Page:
Paper
Published: 2016
Authors: Dr. Ed McCormack, X. Ma, W. Yong, and Yinhai Wang
Journal/Book: Transportation Research Record: Journal of the Transportation Research Board
Summary:
Freight systems are a critical yet complex component of the transportation domain. Understanding the dynamic of freight movements will help in better management of freight demand and eventually improve freight system efficiency. This paper presents a series of data-mining algorithms to extract an individual truck’s trip-chaining information from multi-day GPS data.
Keywords:
Trip-chaining
Paper
Published: 2015
Journal/Book: Journal of Intelligent Transportation Systems: Technology, Planning, and Operations
Summary:
Truck probe data collected by global positioning system (GPS) devices has gained increased attention as a source of truck mobility data, including measuring truck travel time reliability. Most reliability studies that apply GPS data are based on travel time observations retrieved from GPS data. The major challenges to using GPS data are small, nonrandom observation sets and low reading frequency.
Article
Published: 2014
Journal/Book: Institute of Transportation Engineers. ITE Journal,
Summary:
Global positioning system (GPS) devices that are installed in trucks and used for fleet management are increasingly common. Raw data from these devices present an opportunity for public agencies to use these trucks as probe vehicles to better monitor roadway operations and to quantify transportation system efficiency.
Student Thesis and Dissertations
Published: 2014
Summary:
The Port of Seattle surveyed drayage truckers serving the port in 2006, 2008, and surveyed drivers again in 2013 in partnership with the University of Washington. This thesis describes the methodology used to survey drayage drivers at the Port of Seattle, describes the economic conditions of drayage drivers at the port and changes in economic conditions since previous surveys, and attempts to model driver earnings based on other driver characteristics.
Student Thesis and Dissertations
Published: 2014
Summary:
Efficient and reliable goods movement via our nation’s highway system is critical to the nation’s economy and quality of life. Truck mobility is one of the key performance measures for evaluating the conditions of goods movement and supporting freight planning. Truck GPS data can be useful in developing truck mobility measures and providing insights into freight planning.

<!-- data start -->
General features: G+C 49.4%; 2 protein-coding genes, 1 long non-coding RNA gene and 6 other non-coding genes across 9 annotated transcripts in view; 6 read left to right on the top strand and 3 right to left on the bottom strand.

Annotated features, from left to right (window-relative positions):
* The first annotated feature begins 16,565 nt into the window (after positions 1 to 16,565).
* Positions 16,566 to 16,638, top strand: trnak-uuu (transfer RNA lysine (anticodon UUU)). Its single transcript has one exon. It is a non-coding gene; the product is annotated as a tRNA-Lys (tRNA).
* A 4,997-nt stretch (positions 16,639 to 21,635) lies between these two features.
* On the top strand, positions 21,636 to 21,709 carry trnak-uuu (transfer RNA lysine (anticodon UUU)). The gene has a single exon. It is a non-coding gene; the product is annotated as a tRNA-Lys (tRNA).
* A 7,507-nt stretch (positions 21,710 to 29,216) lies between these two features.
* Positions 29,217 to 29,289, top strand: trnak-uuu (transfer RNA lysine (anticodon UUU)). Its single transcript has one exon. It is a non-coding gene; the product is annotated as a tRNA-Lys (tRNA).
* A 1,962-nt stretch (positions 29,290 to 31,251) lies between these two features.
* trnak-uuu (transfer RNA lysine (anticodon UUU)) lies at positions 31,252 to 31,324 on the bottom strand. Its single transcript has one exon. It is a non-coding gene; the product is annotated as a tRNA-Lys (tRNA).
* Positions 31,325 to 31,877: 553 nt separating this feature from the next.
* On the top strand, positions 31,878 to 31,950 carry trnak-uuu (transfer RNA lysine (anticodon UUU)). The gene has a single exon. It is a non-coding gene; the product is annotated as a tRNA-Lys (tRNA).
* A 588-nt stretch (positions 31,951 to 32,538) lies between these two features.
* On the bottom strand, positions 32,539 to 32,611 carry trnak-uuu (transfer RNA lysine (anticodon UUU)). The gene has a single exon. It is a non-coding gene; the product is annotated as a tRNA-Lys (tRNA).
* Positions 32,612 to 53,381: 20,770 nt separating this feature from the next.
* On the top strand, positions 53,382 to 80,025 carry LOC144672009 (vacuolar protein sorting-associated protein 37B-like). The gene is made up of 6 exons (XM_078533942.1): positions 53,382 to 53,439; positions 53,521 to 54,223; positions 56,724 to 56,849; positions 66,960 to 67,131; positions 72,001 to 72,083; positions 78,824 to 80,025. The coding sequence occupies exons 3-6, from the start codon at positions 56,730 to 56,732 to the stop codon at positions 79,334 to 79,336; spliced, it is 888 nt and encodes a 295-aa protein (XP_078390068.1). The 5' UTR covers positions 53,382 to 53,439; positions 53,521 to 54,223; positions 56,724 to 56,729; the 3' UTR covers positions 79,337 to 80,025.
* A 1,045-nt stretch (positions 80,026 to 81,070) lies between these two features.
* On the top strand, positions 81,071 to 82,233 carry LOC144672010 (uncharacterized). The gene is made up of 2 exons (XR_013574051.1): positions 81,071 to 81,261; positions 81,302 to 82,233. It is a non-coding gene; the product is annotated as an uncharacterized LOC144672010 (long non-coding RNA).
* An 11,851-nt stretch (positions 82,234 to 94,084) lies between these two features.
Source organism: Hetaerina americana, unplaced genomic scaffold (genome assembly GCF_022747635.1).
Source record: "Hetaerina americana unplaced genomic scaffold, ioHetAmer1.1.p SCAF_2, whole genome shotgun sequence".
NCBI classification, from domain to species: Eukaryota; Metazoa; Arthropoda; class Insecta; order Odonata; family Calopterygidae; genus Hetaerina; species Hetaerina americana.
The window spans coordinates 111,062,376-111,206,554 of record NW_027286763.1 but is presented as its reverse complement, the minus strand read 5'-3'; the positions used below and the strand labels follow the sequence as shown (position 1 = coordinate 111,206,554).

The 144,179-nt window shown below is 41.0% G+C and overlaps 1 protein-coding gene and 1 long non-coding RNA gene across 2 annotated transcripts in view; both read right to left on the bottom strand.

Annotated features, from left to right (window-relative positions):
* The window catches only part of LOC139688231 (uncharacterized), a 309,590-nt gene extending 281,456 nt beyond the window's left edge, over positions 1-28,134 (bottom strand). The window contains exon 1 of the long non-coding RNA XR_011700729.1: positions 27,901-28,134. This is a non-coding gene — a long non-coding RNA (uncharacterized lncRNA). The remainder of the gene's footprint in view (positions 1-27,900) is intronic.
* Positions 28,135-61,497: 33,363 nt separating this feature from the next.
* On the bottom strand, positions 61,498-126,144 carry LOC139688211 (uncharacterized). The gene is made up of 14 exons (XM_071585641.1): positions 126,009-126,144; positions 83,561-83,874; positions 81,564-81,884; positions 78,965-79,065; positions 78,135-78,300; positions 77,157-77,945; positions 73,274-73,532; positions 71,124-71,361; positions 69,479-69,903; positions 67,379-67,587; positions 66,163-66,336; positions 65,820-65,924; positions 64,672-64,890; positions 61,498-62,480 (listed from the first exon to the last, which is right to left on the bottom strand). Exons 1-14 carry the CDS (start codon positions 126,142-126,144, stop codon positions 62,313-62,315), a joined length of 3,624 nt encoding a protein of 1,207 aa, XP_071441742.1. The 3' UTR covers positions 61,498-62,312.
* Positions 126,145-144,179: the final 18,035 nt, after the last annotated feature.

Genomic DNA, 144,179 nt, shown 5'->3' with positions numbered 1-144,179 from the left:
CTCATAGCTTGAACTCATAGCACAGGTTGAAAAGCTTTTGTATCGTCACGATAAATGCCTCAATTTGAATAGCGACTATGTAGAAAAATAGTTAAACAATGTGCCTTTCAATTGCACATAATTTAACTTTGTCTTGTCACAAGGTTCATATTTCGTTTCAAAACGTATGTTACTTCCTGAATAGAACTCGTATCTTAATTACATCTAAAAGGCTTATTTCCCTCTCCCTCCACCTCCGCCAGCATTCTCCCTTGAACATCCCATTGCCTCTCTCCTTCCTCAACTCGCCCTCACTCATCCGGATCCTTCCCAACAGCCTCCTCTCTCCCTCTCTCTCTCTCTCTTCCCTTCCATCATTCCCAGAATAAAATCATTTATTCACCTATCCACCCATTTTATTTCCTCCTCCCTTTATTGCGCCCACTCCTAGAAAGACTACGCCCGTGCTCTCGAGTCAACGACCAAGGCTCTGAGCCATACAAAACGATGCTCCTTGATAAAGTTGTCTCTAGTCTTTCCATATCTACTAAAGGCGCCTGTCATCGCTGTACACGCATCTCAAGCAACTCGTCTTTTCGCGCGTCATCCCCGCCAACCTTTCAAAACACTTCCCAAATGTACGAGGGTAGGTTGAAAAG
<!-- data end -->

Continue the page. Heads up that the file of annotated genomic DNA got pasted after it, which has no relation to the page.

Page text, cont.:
Paper
Published: 2014
Authors: Dr. Anne Goodchild, Maura Rowell, Andrea Gagliano
Journal/Book: Research in Transportation Business & Management
Summary:
Travel demand models are used to aid infrastructure investment and transportation policy decisions. Unfortunately, these models were built primarily to reflect passenger travel and most models in use by public agencies have poorly developed freight components. Freight transportation is an important piece of regional planning, so regional models should be improved to more accurately capture freight traffic.
Paper
Published: 2014
Authors: Dr. Anne Goodchild, Wenjuan Zhao
Journal/Book: Transportation Research Record: Journal of the Transportation Research Board
Summary:
This paper quantifies the benefits to drayage trucks and container terminals from a data-sharing strategy designed to improve operations at the drayage truck-container terminal interface. This paper proposes a simple rule for using truck information to reduce container rehandling work and suggests a method for evaluating yard crane productivity and truck transaction time.
Paper
Published: 2014
Authors: Dr. Anne Goodchild, Maura Rowell, Andrea Gagliano
Journal/Book: Transportation Letters
Summary:
This article identifies the truck routing priorities of freight companies through a survey of Washington state shippers, carriers, and receivers. To elicit these priorities, the survey prompted the respondents to rate 15 items believed to affect route choice decision making with respect to each item’s influence on route choice.